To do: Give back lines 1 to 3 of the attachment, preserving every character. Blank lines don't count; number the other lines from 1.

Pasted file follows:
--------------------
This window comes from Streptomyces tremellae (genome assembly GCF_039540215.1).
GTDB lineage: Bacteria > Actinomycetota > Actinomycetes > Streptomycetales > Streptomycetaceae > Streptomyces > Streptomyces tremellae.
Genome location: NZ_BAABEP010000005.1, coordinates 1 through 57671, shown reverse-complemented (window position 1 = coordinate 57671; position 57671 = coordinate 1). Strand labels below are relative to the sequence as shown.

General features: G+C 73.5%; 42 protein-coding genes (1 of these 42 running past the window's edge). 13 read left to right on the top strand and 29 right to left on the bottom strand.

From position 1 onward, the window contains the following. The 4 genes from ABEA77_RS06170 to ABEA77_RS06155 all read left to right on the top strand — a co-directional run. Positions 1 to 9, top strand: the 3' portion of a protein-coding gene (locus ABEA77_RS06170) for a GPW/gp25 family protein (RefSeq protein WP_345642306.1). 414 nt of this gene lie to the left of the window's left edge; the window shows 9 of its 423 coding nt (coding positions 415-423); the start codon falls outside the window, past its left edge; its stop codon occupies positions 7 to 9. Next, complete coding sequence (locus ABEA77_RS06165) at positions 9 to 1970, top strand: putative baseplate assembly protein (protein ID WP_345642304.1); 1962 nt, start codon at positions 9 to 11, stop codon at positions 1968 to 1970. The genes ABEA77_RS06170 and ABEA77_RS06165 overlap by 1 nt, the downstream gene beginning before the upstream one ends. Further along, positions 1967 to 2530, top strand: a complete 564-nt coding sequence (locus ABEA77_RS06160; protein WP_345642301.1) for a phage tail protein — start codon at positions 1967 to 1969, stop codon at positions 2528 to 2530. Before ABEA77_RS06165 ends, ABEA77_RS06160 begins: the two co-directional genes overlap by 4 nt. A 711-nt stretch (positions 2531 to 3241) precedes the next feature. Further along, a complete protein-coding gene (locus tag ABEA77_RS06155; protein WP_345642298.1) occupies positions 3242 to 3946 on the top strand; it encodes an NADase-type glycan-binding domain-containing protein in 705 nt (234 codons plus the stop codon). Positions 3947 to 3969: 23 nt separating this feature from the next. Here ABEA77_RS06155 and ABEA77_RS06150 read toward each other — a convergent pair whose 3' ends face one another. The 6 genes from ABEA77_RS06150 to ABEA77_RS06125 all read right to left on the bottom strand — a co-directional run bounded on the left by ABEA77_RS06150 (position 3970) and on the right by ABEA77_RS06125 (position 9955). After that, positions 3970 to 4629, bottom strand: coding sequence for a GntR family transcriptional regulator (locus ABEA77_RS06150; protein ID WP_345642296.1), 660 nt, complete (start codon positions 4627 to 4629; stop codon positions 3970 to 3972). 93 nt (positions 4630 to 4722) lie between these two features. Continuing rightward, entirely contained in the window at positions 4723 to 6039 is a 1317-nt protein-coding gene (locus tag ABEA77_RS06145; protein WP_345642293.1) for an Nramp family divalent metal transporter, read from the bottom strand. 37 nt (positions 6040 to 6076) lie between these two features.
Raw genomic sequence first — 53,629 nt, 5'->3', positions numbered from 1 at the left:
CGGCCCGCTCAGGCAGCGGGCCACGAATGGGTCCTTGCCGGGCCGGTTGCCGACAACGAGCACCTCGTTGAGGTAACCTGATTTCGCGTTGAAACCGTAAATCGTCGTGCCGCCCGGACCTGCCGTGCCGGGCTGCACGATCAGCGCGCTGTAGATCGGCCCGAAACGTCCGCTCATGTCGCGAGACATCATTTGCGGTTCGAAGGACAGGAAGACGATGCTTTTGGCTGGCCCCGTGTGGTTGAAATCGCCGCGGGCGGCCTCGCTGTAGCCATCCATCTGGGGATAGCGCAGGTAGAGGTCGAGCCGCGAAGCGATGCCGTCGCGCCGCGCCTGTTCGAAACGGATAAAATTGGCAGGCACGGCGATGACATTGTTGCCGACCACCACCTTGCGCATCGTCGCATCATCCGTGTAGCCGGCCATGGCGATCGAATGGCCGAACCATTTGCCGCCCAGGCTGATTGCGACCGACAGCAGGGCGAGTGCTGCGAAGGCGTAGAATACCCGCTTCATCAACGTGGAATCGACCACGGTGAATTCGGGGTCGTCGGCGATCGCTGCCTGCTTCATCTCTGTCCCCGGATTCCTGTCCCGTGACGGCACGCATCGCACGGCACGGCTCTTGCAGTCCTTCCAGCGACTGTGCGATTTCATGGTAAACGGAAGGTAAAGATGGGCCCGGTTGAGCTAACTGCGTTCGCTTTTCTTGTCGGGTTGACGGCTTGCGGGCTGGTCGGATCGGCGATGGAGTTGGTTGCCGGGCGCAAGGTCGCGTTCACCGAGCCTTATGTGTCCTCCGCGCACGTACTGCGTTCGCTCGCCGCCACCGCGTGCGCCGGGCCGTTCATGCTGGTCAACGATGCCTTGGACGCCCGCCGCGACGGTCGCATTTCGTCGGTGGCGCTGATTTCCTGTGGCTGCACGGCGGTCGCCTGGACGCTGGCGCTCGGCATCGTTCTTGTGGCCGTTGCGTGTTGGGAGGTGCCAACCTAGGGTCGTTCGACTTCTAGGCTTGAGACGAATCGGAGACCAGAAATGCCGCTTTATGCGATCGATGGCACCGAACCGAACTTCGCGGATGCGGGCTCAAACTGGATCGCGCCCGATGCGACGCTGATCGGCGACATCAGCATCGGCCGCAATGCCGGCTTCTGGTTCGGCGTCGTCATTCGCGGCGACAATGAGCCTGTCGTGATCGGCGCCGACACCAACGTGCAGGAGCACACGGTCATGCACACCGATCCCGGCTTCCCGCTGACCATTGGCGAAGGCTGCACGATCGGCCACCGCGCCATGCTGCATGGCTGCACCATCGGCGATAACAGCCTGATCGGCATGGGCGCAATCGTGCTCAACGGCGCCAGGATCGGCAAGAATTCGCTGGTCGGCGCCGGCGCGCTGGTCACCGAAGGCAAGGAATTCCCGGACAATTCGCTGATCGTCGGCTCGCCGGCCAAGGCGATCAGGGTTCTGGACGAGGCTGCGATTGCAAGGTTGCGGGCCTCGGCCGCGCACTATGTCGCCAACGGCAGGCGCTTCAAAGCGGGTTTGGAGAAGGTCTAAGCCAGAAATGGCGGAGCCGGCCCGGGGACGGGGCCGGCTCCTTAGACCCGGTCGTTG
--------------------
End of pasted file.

This window comes from Streptomyces tremellae (genome assembly GCF_039540215.1).
GTDB lineage: Bacteria > Actinomycetota > Actinomycetes > Streptomycetales > Streptomycetaceae > Streptomyces > Streptomyces tremellae.
Genome location: NZ_BAABEP010000005.1, coordinates 1 through 57671, shown reverse-complemented (window position 1 = coordinate 57671; position 57671 = coordinate 1). Strand labels below are relative to the sequence as shown.